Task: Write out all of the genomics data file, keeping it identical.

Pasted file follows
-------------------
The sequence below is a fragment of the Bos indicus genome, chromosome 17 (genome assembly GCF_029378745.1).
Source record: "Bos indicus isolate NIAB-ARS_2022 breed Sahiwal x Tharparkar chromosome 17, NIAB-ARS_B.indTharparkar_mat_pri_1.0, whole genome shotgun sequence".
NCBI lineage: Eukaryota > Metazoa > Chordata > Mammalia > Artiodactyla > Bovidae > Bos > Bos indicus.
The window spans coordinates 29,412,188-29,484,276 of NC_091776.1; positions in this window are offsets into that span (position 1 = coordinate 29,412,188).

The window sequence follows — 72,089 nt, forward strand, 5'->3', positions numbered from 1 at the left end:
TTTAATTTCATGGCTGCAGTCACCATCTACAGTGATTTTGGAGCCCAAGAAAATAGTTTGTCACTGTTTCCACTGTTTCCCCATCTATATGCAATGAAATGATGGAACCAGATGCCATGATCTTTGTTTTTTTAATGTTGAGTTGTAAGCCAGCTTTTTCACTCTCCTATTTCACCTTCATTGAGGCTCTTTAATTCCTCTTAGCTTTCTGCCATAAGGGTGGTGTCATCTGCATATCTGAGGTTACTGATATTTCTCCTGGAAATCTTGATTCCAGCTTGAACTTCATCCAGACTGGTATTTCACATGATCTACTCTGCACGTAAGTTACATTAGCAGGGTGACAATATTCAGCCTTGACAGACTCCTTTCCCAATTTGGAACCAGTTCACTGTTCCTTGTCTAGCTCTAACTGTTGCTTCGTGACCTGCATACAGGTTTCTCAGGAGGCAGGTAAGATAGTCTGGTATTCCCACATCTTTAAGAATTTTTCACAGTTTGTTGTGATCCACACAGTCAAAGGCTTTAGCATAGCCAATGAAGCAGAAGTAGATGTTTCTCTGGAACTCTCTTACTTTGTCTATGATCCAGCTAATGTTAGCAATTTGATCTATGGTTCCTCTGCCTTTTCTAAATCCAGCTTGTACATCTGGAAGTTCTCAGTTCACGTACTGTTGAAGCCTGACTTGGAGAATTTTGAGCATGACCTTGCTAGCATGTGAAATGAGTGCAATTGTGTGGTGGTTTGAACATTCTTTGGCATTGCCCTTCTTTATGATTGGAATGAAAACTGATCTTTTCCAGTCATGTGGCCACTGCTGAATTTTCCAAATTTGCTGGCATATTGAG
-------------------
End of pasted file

The sequence below is a fragment of the Bos indicus genome, chromosome 17 (genome assembly GCF_029378745.1).
Source record: "Bos indicus isolate NIAB-ARS_2022 breed Sahiwal x Tharparkar chromosome 17, NIAB-ARS_B.indTharparkar_mat_pri_1.0, whole genome shotgun sequence".
NCBI lineage: Eukaryota > Metazoa > Chordata > Mammalia > Artiodactyla > Bovidae > Bos > Bos indicus.
The window spans coordinates 29,412,188-29,484,276 of NC_091776.1; positions in this window are offsets into that span (position 1 = coordinate 29,412,188).

The window sequence follows — 72,089 nt, forward strand, 5'->3', positions numbered from 1 at the left end:
TTTAATTTCATGGCTGCAGTCACCATCTACAGTGATTTTGGAGCCCAAGAAAATAGTTTGTCACTGTTTCCACTGTTTCCCCATCTATATGCAATGAAATGATGGAACCAGATGCCATGATCTTTGTTTTTTTAATGTTGAGTTGTAAGCCAGCTTTTTCACTCTCCTATTTCACCTTCATTGAGGCTCTTTAATTCCTCTTAGCTTTCTGCCATAAGGGTGGTGTCATCTGCATATCTGAGGTTACTGATATTTCTCCTGGAAATCTTGATTCCAGCTTGAACTTCATCCAGACTGGTATTTCACATGATCTACTCTGCACGTAAGTTACATTAGCAGGGTGACAATATTCAGCCTTGACAGACTCCTTTCCCAATTTGGAACCAGTTCACTGTTCCTTGTCTAGCTCTAACTGTTGCTTCGTGACCTGCATACAGGTTTCTCAGGAGGCAGGTAAGATAGTCTGGTATTCCCACATCTTTAAGAATTTTTCACAGTTTGTTGTGATCCACACAGTCAAAGGCTTTAGCATAGCCAATGAAGCAGAAGTAGATGTTTCTCTGGAACTCTCTTACTTTGTCTATGATCCAGCTAATGTTAGCAATTTGATCTATGGTTCCTCTGCCTTTTCTAAATCCAGCTTGTACATCTGGAAGTTCTCAGTTCACGTACTGTTGAAGCCTGACTTGGAGAATTTTGAGCATGACCTTGCTAGCATGTGAAATGAGTGCAATTGTGTGGTGGTTTGAACATTCTTTGGCATTGCCCTTCTTTATGATTGGAATGAAAACTGATCTTTTCCAGTCATGTGGCCACTGCTGAATTTTCCAAATTTGCTGGCATATTGAG